Tanaka, H. & Imada, J.1974. Physalis floricluna, a good production host for satsuma dwarf virus. Plant Dis. Rep., 58(4): 602-605.

Tanaka, H., Kitajima, H., Yamada, S. & Kishi, K.1969. Influence of environmental factors on symptom appearance of satsuma dwarf. 2. Relation of the appearance of the spoon-shaped leaf symptom to temperature. Bull. Hort. . Res. Sta. Japan Ser.B,9: 175 179.

Tanaka, H., Yamada, S.-l. & Kishi, K.1971. Symptoms and occurrence of navel orange infectious mottling and natsudaidai dwarf. Bull. Hort. Res. Stu. .Japan Ser. B (Okitsu), 11: 141-147.

Yamada, S. & Sawamura, K.1952. Studies on the dwarf disease of satsuma orange, Citrus unshiu Markov. (Preliminary report). Hort. Div. TokaiKinki Agr. Exp. Sta. Bull., 1: 61 -67.

FIGURE 51a A satsuma dwarf virus-infected tree in the field (right) showing typical stunting and dwarfing (Japan)

FIGURE 51b A branch from an infected field tree of satsuma mandarin showing typical spoon- or boat-shaped leaves (Japan)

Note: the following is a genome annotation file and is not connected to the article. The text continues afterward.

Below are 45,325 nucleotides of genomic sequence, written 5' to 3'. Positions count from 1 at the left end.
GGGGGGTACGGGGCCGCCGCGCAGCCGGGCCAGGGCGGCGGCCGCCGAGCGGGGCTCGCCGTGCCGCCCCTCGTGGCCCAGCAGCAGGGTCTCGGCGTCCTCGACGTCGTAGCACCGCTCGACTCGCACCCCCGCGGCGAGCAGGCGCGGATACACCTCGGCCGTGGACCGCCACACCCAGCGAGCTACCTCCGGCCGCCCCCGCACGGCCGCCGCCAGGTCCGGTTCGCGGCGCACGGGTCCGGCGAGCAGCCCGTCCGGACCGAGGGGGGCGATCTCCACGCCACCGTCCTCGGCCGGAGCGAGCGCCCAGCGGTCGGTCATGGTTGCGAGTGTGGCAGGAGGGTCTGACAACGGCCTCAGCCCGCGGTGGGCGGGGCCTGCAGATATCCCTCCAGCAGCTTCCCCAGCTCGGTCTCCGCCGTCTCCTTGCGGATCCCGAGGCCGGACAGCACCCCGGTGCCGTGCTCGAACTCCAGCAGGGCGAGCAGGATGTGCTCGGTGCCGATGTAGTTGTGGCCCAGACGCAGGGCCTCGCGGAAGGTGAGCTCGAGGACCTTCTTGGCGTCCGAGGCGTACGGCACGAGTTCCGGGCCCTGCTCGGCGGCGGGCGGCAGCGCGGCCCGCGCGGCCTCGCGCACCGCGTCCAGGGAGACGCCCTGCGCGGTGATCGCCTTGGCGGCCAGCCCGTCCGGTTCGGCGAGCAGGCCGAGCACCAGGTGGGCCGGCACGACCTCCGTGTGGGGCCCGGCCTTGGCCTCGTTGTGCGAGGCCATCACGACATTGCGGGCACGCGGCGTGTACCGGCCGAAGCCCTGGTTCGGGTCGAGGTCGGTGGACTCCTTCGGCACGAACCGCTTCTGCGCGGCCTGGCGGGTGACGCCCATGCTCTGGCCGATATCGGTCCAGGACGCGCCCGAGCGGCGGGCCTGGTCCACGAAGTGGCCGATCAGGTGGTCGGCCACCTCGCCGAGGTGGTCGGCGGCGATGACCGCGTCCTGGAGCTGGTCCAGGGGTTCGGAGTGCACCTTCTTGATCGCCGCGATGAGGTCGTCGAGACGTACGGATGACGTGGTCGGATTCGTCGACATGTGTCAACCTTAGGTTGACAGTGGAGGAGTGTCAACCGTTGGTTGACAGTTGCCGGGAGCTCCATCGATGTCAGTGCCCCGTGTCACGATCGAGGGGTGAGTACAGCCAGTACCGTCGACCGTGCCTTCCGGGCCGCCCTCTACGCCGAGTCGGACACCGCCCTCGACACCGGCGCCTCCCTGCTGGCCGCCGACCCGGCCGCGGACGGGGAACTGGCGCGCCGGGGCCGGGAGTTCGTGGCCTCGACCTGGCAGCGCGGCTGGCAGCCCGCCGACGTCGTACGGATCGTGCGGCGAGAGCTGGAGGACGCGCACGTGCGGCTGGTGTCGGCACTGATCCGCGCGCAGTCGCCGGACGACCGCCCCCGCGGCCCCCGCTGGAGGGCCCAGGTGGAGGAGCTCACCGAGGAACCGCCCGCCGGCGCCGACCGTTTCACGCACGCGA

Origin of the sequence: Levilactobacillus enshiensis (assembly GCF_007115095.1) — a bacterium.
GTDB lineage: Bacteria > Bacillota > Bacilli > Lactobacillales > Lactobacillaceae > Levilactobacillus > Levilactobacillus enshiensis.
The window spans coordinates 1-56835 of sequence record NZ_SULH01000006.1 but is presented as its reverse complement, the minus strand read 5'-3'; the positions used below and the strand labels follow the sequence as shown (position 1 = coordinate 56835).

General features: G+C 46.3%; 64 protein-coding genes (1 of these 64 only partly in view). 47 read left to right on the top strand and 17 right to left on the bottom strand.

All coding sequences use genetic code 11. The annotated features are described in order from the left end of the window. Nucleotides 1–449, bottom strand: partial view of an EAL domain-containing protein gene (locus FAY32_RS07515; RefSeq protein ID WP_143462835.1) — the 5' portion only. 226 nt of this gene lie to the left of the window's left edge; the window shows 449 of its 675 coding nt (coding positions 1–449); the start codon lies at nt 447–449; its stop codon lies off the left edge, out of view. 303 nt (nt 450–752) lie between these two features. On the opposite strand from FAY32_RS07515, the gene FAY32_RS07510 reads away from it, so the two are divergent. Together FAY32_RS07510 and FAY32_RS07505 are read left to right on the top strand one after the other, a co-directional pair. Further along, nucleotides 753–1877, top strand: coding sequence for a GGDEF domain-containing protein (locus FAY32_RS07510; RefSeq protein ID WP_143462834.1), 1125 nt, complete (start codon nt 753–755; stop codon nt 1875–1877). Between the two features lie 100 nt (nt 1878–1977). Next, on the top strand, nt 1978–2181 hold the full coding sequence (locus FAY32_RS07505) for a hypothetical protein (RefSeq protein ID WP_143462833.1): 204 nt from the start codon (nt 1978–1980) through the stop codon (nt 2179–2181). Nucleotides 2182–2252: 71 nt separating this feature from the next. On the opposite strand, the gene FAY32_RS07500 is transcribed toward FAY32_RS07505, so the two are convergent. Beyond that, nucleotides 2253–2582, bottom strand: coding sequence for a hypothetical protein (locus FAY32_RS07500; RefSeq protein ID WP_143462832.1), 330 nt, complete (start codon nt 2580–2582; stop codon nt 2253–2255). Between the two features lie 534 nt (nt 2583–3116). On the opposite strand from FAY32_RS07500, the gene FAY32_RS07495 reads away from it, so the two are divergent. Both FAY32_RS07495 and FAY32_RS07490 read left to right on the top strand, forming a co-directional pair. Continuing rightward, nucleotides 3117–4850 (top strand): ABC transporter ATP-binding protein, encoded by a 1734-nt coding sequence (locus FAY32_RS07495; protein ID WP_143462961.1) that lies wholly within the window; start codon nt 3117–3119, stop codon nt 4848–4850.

FIGURE 52a Symptoms on leaves from a satsuma seedling induced by graft inoculation with buds from an infected tree in the field. Typical spoon- or boat-shaped leaves with occasional crinkle are seen (Japan)

FIGURE 52b Graft-inoculated satsuma seedlings inoculated with SDV. Non-inoculated control plant is on the left. Note the smaller-sized plants and spoon-shaped leaves. Photo taken by M. Miyakawa eight weeks after inoculation (Japan)

FIGURE 53 Necrotic local lesions on inoculated cotyledons of a sesame plant inoculated by sap containing SDV (Japan) (Photo: M. Miyakawa)

FIGURE 54 Necrosis of the upper portions of the leaves of a systemically infected sesame plant (Japan) (Photo: M. Miyakawa)